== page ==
Many feline parents are apprehensive about leaving their cats with a pet sitter or in a boarding facility when taking a road trip - and perhaps even more apprehensive about bringing them along for the ride. As a matter of fact, we see a lot of feline parents who (understandably) are unsure of how the car ride to our clinic will go when it comes time for appointment day!
Luckily, there are some great options today which allow a sitter to mind your cat in the comfort of your own home - so you can even call home to check in on them, and see how they’re doing! Or, sometimes a family member can be appointed to watch them while you’re gone.
However, this luxury isn’t always pawsible. If spring break dictates that your pet cat must go with you for the holiday - here’s what you should know!
Traveling by car can be the perfect opportunity to bond while showing him or her the world. But to make sure the experience is as enjoyable as possible, you’ll want to pay heed to a few important details to ensure their needs are met during the vacation.
Make Comfort - and Safety - a Priority
First things first - make sure your cat has proper identification and is up-to-date on their vaccinations. If you have any concerns about motion-sickness or hyperactivity while driving (take them for shorter test drives, before the longer trips!) you can consult with us prior to leaving to discuss the options at hand.
You like to be comfortable while traveling - and your pet cat is NO exception! Likely they’ll be lulled to sleep over a long car ride, so you want to make sure their zzzzZZZzz time is as cosy as possible. They’ll need to travel within a carrier (at ALL times - a free-range cat in a moving car is a recipe for an accident!) so you need to make sure it’s the right size. They should be able to stand up easily within the carrier and turn around with no difficulty. Light, mesh carriers can get scratched up, so it’s typically suggested that hard plastic carrier with peepholes low enough for your cat to see you while you’re driving. If they’re not much of a scratcher, a durable soft sided carrier with a shoulder strap can be fantastic for stops or sight-seeing breaks.
If you’ll be travelling by way of an airplane, you’ll need to call the airline first to determine which kind of carrier they require - some will require soft bags, while other will require hard cases. They can be very strict about these rules, so you want to make sure you have the right kind of carrier prior to arriving at the airport!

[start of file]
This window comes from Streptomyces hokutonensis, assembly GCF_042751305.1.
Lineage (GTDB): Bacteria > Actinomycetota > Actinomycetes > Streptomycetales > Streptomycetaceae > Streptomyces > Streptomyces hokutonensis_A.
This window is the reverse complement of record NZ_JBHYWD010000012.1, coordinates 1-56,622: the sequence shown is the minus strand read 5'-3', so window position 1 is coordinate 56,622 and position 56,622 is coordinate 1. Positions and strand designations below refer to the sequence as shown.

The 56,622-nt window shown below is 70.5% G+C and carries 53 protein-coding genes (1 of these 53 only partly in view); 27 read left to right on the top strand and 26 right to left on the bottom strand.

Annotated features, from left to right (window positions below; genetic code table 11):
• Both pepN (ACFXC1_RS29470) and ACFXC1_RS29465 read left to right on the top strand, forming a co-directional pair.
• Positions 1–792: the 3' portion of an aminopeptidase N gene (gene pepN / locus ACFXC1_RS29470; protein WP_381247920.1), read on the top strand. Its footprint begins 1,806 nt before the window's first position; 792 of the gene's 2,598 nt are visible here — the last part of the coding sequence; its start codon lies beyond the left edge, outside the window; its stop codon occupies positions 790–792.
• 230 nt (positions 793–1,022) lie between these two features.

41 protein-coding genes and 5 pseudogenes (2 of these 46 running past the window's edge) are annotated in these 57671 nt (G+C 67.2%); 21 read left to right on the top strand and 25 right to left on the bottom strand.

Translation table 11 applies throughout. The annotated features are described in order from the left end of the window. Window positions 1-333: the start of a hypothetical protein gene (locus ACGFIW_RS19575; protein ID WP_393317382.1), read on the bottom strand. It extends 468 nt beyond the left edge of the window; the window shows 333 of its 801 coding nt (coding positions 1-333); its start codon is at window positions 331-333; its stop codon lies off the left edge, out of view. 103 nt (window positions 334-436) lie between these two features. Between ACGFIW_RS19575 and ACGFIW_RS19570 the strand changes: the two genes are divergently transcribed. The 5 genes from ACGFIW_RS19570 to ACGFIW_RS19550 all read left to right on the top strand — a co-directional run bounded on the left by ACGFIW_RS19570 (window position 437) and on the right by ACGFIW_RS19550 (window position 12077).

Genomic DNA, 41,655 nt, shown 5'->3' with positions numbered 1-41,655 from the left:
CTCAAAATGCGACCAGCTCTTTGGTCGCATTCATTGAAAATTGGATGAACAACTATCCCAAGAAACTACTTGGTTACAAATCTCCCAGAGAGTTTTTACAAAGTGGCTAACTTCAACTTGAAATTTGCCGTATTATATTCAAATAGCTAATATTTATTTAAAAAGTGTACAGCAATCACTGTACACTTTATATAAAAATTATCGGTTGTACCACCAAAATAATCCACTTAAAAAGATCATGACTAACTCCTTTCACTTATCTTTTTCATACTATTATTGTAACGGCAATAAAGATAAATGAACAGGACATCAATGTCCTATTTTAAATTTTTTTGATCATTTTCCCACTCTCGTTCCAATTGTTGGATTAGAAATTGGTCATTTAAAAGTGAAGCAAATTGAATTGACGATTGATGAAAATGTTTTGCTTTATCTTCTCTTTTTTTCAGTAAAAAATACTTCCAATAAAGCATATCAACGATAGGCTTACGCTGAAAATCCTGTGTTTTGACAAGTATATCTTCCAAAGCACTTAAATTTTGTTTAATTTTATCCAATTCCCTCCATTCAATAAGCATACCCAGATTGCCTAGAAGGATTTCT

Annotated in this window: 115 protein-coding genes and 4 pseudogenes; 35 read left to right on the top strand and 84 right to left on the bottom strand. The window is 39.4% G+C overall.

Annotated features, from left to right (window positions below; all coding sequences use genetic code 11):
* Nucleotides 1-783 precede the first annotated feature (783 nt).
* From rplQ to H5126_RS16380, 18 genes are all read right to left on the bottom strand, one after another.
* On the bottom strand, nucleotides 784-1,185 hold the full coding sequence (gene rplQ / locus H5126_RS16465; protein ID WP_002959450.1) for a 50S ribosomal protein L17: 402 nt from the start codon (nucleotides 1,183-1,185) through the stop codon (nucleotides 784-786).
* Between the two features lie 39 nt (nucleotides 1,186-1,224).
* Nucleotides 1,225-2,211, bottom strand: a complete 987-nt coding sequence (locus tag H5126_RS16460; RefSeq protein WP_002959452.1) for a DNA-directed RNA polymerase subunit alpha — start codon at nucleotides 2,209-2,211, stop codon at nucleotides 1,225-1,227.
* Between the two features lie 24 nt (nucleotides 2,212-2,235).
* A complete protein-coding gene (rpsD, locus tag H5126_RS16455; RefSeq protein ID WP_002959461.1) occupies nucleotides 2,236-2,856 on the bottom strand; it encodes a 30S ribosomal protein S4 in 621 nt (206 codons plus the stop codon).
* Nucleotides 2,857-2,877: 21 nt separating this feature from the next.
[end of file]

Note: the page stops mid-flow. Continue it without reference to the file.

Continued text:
Whichever carrier you choose, be sure to line the bottom with their favourite blanket from home. The familiar scent and fabric will be comforting to them!
If you’ll be driving, keep his or her carrier in the front seat, with the seat belt to hold it in place beside you, and offer your fingers through the holes to reassure her that although she is not allowed to roam around in the car, you are still close by.
When it comes to your music selection - now is not the time to blast your favourite tunes! Our pets can be very sensitive to loud noise, and this could make them feel anxious or uneasy. The Fear Free methodology suggests playing gentle or classical music to make your pet feel at ease.
Mind the Weather
Spring or fall (milder months) can be an ideal time to travel with your pet, so you don’t have to worry as much about your cat getting too hot or too cold.
If you must leave the car for more than a few minutes – longer then a gas stop – take the carrier with you. Longer excursions outside of the car should only be taken once you’ve gotten a pet-friendly hotel room to stay in while you’re touring around and seeing the sights.
When you book your hotel room, be sure to call ahead and ensure they are indeed a pet-friendly hotel, and inform them you will be travelling with your pet cat. While they should come equipped with water and food dishes, we strongly suggest you bring your own - it will make your pet cat feel much more comfortable and will also serve as a back-up in case the hotel doesn’t have any. You’ll need these for the drive, too!
Once you’ve checked into your room, you can let them out of the carrier to explore while keeping a close eye on them. Place their food and water bowls, along with her open carrier, in one corner of the bathroom and their litter box in the opposite corner — cats do not like their potty to be near their food.
When you leave the room for any reason, and also when you go to bed, put her in her carrier in the bathroom with a ticking clock to simulate a heartbeat, i.e. your nearness.
Have a Purrfectly Fun Vacation!
If you can, try to take your pet on vacation with you when they are young - establishing this routine early in their life will make it easier for them (and you!) down the road.
Do you have any tips on travelling with your pet cat? Leave us a comment below - we’d love to hear from you! 🐾
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Thanks for reading,
Dr. Stacey Gastis